Surly Girl - nans always say that because they feel the cold and think everyone should wear a coat for ninety nine per cent of the year. They also have the heating turned up to tropical levels all year round as well.

Billy - I know, I'm really grateful just to have a garden, so I shouldn't really complain about maintenance of it.

Garfer - I imagine you'll be out there in plus fours and deerstalker with your retriever dog at your side. I look forward to spring for the same reason - it's when children start playing on their bikes outside and I can use them for target practice with my air rifle.

Tom - note to other readers: Tom lives in the countryside. Lucky Tom. The rest of us who have to live in a concrete environment of course shouldn't have any access to even a few square yards of greenery. It serves us right for being poor, after all.
Yes Betty, good point well made - forgot about all the city dwellers. But come on, you could have a nice little yard/terrace (note carefully avoiding using the word 'patio')to sit out on and surround it with perrenial borders and a few nice shrubs. And if you must have some grass how about letting it grow and flower, and then in the autumn cut it down and feed it to your guinea pig.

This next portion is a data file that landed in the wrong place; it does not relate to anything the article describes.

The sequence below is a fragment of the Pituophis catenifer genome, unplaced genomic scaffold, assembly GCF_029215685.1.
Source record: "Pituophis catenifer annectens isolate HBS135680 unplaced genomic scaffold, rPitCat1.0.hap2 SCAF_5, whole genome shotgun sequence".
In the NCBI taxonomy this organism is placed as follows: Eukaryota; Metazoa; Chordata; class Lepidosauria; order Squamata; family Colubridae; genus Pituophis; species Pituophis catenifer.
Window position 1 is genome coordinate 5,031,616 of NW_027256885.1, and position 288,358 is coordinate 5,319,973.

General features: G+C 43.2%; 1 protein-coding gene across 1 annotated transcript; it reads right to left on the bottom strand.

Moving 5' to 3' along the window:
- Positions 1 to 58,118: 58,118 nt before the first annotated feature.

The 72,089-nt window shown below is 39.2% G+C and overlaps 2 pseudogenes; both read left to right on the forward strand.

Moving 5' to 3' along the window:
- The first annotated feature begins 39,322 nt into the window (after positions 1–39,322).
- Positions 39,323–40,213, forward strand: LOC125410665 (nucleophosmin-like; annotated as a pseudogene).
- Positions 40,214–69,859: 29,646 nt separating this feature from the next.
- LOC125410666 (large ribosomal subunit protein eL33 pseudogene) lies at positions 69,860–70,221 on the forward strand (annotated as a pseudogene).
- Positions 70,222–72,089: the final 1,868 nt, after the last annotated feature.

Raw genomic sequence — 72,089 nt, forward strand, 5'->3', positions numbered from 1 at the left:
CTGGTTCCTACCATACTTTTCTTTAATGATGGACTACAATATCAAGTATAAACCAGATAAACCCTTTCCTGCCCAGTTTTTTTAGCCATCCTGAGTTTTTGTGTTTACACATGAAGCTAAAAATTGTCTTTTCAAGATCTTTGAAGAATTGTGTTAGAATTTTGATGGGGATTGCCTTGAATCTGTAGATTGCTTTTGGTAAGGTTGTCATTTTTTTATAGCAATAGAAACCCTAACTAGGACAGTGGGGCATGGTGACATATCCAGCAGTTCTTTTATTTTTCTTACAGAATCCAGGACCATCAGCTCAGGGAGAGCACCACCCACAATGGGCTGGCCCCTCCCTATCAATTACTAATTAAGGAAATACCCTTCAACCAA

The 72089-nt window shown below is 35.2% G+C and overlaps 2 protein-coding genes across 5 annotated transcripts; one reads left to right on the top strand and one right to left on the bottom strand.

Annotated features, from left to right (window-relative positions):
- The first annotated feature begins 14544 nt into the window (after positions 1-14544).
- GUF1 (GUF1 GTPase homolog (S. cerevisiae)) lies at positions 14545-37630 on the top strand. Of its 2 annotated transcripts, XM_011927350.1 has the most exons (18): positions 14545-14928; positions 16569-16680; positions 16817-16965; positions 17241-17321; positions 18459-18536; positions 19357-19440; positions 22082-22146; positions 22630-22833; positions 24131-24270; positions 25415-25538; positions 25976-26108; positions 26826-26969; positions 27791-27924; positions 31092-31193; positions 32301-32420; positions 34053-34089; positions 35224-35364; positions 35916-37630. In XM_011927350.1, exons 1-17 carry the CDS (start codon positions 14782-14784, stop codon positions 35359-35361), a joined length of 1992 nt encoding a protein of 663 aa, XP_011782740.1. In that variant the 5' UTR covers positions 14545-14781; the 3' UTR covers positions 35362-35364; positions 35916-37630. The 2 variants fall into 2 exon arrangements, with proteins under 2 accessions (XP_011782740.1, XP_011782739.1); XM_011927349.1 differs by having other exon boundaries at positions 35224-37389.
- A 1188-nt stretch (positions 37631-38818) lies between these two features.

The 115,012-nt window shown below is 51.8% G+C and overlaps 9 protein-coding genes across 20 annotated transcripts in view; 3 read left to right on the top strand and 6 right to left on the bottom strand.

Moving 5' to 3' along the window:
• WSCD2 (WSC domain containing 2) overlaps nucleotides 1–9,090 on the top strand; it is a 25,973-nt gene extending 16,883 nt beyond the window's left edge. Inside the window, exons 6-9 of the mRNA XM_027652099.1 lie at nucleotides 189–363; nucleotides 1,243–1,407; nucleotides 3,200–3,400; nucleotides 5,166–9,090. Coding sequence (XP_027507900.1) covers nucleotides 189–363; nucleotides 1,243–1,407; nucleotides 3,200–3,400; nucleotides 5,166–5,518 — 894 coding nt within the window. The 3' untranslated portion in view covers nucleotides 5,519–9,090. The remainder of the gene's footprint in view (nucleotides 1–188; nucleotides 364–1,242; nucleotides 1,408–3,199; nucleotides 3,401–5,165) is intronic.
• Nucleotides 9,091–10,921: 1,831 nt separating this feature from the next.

The main thing is anyone who has grass, if they want to mow it, do it by hand. Better for the environment, better for your health, and for sure the vast acreage of lawns would diminish overnight. All those sodding lawn chemicals - no sorry, there are no good reasons for lawns.
signing off tom909, chairman of the Grass Liberation Front.
Tom - got the borders and the shrubs. It would be lovely to have meadowy grass and wild flowers, but the fact is that both of us suffer from hay fever and Geoff also gets asthma. One of our previous neighbours couldn't mow the lawn because she was disabled, so the grass grew a couple of feet. All the summers that she was there we'd end up wheezing and sneezing because of all the pollen in the air. I don't want to concrete everything over so I use a (manual) lawnmower. I never use weedkiller or lawnfeed and try to encourage wildlife with the choice of plants, but there are limits to what you can do on a South London estate!
Sorry Betts, didn't mean to go off on one about lawns. Whatever next eh! And i was walking through our local town this afternoon and there was a lot of grass - never really noticed it before. It just annoys me when the bloke next door gets his strimmer out on a sunday morning.
No worries Tom. Come to think of it, there was a couple who no one ever saw who lived a few doors down who used to mow the lawn at about 7 in the morning at weekends which was bloody annoying.
Oh Bum. 19 January and already I feel completely socially inadaquate because I don't have a lawn. Quick! Somone mix me a G&T. Hold the T.
There seem to be a few people who've commented here who don't have lawns either (apart from Tom, who seems to have several hundred acres of land). Why not try laying astroturf down in your living room? A lot less high maintenance than real turf and it doesn't cause hayfever either.